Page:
As science grows more complex, successful researchers have to rely on more than experiments and calculations: AI is quickly becoming indispensable. Predicting the properties of molecules and materials for drug delivery, synthesizing compounds with set properties, and developing new materials – these are just a few of the tasks flawlessly accomplished by AI. For this article, we turned to ITMO’s Nikita Serov, an engineer at the Center for Artificial Intelligence in Chemistry, to talk about the doors opened by AI in natural sciences.
Ancient scientists described the world through experiment and observation, trying to spot patterns in the phenomena they saw.
As our knowledge of the world expanded, humans started identifying causal relations between events using the quantitative approach. This worked well for a while, but turning to manual calculations every time soon became too laborious – and that’s when scientists came up with computational modeling. Essentially, it allows them to describe real-world systems with precise computer simulations once they have outlined the rules that the system has to follow.
However, this approach isn’t flawless either. In actuality, natural phenomena are much more complex than we can imagine, which calls for approximations in simulations. Let’s take comparative psychology: usually, when studying primate behavior, researchers wouldn’t try to describe the whole species, turning instead to certain populations with specific habitats. This example illustrates one core issue of modern science: it focuses on narrow, very specific topics that are not easily extrapolated onto larger categories.
Thanks to big data, we can now solve this problem. With this approach, it doesn’t matter how complex the problem is or even what we choose to study – primates, molecules, or architecture – the models will remain more or less the same for any system. That’s why this method is universally applicable: having solved a specific issue in one field, researchers can use this data in many other, even unrelated, ones.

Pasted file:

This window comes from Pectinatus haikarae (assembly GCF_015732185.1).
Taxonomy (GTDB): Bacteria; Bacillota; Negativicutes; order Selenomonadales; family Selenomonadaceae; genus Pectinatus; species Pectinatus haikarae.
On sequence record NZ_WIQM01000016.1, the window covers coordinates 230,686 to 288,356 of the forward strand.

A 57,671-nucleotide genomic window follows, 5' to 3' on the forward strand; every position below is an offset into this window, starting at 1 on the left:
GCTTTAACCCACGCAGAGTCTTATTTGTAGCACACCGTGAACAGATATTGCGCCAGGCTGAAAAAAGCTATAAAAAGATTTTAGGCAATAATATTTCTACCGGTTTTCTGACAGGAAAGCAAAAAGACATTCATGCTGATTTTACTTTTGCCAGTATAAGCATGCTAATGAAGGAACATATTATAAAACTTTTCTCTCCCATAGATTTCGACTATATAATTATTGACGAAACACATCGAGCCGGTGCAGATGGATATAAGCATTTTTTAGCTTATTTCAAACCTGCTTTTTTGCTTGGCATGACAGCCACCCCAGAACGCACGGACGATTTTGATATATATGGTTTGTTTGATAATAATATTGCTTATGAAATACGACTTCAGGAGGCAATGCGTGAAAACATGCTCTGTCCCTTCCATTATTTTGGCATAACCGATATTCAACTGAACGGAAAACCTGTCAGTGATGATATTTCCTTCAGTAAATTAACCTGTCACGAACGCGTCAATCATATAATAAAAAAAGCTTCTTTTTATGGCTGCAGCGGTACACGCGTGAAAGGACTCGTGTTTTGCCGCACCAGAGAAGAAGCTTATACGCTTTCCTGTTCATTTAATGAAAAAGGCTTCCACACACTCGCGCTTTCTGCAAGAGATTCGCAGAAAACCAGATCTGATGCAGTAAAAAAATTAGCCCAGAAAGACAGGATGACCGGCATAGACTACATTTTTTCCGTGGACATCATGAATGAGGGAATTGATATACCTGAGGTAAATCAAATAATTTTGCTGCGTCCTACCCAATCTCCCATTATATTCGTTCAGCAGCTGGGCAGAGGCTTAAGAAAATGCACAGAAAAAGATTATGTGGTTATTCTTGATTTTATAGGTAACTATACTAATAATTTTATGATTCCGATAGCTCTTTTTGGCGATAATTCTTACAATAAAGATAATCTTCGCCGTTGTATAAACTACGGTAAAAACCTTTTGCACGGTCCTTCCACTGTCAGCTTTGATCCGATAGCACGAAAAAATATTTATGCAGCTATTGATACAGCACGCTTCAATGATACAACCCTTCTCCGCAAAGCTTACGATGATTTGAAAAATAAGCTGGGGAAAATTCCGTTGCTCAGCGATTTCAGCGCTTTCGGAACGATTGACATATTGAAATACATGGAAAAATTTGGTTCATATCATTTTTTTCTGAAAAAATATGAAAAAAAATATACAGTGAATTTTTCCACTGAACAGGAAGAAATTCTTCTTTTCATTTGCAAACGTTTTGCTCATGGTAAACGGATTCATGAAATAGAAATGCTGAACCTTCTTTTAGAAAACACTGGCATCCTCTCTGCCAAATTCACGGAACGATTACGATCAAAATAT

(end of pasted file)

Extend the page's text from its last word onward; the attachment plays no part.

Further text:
One of the trends in modern science is to move away from single experiments and towards developing tools for working with large quantities of generalized data.
Let’s imagine that you need to develop an industrial catalyst. You know that it has to be based on an iridium ion but you have no idea what other molecules it should be attached to – and there are hundreds of thousands of options. The classical experimental approach would imply manual search for compatible molecules that would take years for a whole team of researchers to complete. What’s more, each of them might produce slightly different data.
Now let’s look at automated big data-based systems that are cheap, can produce the result in mere weeks, and deliver far more reproducible data. They can evaluate over 1,000 catalysts and find the solution in weeks. And the by-product of their work? Having tested such a large amount of catalysts, researchers have accumulated a database containing information about the speed of chemical reactions that is important in developing a catalyst. Using this data, they identified how a catalyst’s structure affects its speed with a high degree of accuracy. This means that they can now theorize on the inner workings of the system and efficiently develop catalysts for other tasks, such as for new diagnostic systems.